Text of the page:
Robert Rosencrans, founder of UA-Columbia Cable and one of the pioneers in cable programming through the creation of the Madison Square Garden Network, later renamed USA Network, and one of the driving forces behind the creation of C-SPAN, died in Greenwich, Conn., earlier this week. He was 89 years old.
According to the Cable Center, Rosencrans first came on the cable scene in 1953, producing and distributing live television events to theaters and hotels through Box Office Television and later TelePrompTer Corp. In 1956, while planning the distribution of a heavyweight championship fight, Rosencrans granted a license to Bill Daniels to offer the fight to his cable customers in Casper, Wyo., a first for the cable business and the beginning of a collaboration that led to TelePrompTer purchasing several cable systems.
Rosencrans formed Columbia Cable Systems in 1961, acquiring systems in Washington, Oregon, Arizona, and California, eventually growing it to more than 250,000 customers.
Columbia Cable was the first operator to install a satellite Earth Station to receive the feed of the Muhammad Ali-Joe Frazier heavyweight championship fight from Manila in 1975.
Two years later in 1977 Columbia set off on a venture to offer satellite delivered cable programming to the industry, joining with Madison Square Garden to distribute its live events. The Madison Square Garden Network, later renamed the USA Network, was the first proprietary satellite basic cable network, according to the Cable Center.
MSG Network was one of the first channels to carry a fledging public service network, the Cable Satellite Public Affairs Network (C-SPAN), which broadcast live coverage of the U.S. House of Representatives. Rosencrans became the founding chairman of C-SPAN and an integral force in the network’s development.
Rosencrans wrote one of the first checks – for $25,000 – in support of C-SPAN, and convinced other cable operators to do the same. According to C-SPAN, Rosencrans helped C-SPAN founder Brian Lamb raise $450,000 in seed money which was used to create the infrastructure to send out the first live views of the U.S. House of Representatives on March 19, 1979 to 3.5 million homes served by 350 cable systems.
"I've never met a person who didn't respect Bob Rosencrans,” Lamb said in a statement. “He was not only interested in being a successful business person, but he was very interested in civic responsibility; he was conscious of the need to help others. Bob helped me tremendously by explaining to a start-up cable industry that it made sense for a network like C-SPAN to have a place. He never wanted any personal credit for it, but if it hadn't been for Bob Rosencrans, there probably wouldn't be a C-SPAN. Bob was a tremendous human being."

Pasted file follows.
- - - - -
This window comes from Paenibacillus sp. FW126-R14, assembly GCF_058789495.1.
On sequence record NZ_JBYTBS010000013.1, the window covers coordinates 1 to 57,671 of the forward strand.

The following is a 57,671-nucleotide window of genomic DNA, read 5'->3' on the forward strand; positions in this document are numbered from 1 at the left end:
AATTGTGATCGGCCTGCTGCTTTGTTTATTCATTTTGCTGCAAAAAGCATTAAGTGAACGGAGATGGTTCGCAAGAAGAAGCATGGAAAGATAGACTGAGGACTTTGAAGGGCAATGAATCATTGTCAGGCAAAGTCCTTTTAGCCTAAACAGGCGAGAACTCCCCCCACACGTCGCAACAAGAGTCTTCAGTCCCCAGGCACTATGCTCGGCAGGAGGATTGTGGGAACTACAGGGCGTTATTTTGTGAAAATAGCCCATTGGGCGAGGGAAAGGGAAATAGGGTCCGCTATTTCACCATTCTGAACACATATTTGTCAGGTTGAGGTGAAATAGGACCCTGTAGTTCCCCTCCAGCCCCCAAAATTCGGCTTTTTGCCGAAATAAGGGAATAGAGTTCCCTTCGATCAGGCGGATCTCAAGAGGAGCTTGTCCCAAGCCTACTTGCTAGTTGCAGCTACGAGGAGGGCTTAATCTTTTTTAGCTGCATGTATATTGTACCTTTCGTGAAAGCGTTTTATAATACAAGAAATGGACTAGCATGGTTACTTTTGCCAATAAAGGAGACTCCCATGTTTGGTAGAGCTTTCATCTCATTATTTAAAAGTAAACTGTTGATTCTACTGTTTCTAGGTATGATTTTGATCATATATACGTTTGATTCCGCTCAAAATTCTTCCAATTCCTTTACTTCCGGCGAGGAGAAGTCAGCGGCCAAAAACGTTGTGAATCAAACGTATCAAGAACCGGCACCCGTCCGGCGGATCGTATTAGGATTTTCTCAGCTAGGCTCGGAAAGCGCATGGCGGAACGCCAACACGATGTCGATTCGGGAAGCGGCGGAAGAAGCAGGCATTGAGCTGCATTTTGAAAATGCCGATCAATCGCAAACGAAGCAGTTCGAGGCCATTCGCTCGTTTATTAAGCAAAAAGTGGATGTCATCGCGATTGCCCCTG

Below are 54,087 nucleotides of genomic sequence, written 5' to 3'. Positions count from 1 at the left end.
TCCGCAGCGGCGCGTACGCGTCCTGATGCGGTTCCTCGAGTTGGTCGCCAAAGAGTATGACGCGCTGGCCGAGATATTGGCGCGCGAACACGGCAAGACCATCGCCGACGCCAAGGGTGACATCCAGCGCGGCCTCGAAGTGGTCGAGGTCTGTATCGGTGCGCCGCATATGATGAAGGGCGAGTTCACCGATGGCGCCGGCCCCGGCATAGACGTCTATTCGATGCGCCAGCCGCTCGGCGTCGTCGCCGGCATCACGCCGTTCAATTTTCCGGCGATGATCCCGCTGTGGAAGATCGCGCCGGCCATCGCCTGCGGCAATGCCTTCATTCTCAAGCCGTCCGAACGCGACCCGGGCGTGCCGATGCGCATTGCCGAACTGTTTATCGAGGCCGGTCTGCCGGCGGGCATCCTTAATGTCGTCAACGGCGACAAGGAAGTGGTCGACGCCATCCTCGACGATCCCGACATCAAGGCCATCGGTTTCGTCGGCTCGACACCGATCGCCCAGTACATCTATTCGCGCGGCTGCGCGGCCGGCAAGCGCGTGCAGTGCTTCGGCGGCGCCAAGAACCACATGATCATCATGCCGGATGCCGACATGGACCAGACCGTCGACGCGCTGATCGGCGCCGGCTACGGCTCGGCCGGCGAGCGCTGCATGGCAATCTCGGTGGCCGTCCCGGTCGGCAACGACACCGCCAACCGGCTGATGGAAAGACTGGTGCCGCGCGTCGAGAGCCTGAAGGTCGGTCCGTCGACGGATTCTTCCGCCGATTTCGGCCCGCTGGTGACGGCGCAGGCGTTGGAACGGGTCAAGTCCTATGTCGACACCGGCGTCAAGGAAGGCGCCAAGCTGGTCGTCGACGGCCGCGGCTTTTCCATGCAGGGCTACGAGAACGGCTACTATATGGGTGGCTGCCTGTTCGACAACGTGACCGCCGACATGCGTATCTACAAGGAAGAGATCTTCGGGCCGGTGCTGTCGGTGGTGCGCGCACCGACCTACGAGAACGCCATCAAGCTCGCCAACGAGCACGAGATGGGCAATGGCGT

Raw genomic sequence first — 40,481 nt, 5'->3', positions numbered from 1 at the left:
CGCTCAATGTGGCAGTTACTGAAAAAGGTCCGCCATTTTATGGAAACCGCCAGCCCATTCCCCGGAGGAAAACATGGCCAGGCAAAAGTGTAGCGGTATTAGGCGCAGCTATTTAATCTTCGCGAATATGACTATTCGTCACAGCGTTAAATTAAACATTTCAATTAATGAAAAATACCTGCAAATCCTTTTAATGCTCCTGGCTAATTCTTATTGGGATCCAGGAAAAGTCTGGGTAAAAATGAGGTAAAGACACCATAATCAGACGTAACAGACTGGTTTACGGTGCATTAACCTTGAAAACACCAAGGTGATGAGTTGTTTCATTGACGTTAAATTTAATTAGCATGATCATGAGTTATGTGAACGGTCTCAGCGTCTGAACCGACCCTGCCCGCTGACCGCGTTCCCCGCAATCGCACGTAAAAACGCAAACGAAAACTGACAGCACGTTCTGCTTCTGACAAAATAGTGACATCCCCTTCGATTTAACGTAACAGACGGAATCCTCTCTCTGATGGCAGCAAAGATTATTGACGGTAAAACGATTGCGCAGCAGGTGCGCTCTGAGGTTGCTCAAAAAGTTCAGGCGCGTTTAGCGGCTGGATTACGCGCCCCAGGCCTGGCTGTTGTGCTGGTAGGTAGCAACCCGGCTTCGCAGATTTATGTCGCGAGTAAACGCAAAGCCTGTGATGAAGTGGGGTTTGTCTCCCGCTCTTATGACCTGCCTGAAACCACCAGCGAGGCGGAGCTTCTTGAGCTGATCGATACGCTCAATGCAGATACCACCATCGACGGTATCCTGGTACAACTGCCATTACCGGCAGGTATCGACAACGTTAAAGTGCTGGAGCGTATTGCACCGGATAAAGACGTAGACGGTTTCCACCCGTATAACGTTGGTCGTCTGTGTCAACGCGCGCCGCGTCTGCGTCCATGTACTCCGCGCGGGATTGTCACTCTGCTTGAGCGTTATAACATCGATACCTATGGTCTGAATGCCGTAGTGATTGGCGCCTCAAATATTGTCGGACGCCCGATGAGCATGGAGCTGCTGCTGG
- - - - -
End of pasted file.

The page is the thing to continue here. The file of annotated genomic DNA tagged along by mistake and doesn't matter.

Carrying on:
Rosencrans sold Columbia Cable and its 500,000 customers to UA Theaters and Rogers Cable in 1984 and later that year he founded Columbia International, developing systems in Virginia, Michigan, Oregon, Washington and Nevada. Columbia International was sold to Tele-Communications Inc., Cox and Jones Intercable in 1996. Rosencrans remained active with C-SPAN, serving as chairman emeritus and was elected to the Cable Hall of Fame in 1999.
In a statement, the National Cable Telecommunications Association shared in C-SPAN's loss, adding that Rosencrans was a major architect in what became the modern cable industry.
"Bob embodied the cable entrepreneur, investing time, money and sweat equity in the creation of products and services that have become vital to consumers," NCTA said in a statement. "His work with Brian Lamb and other colleagues, to create, build, and launch C-SPAN, was perhaps his most resonant and impactful achievement. He also, however, was a catalyst in creating first-generation cable content, in sports, general entertainment, premium entertainment, and information. And he built and managed many early cable systems that became precursors to today’s life-changing television and Internet infrastructure. A major supporter of NCTA and our industry’s business and policy objectives, Bob Rosencrans epitomized the entrepreneurial spirit that forged our industry and helped change the way that Americans connect, communicate, learn, and are entertained. We are indebted to his life’s work, and we offer sincere condolences to his family and friends."
The Rosencrans family will hold private services this weekend with plans to hold a memorial service at a later date this fall.
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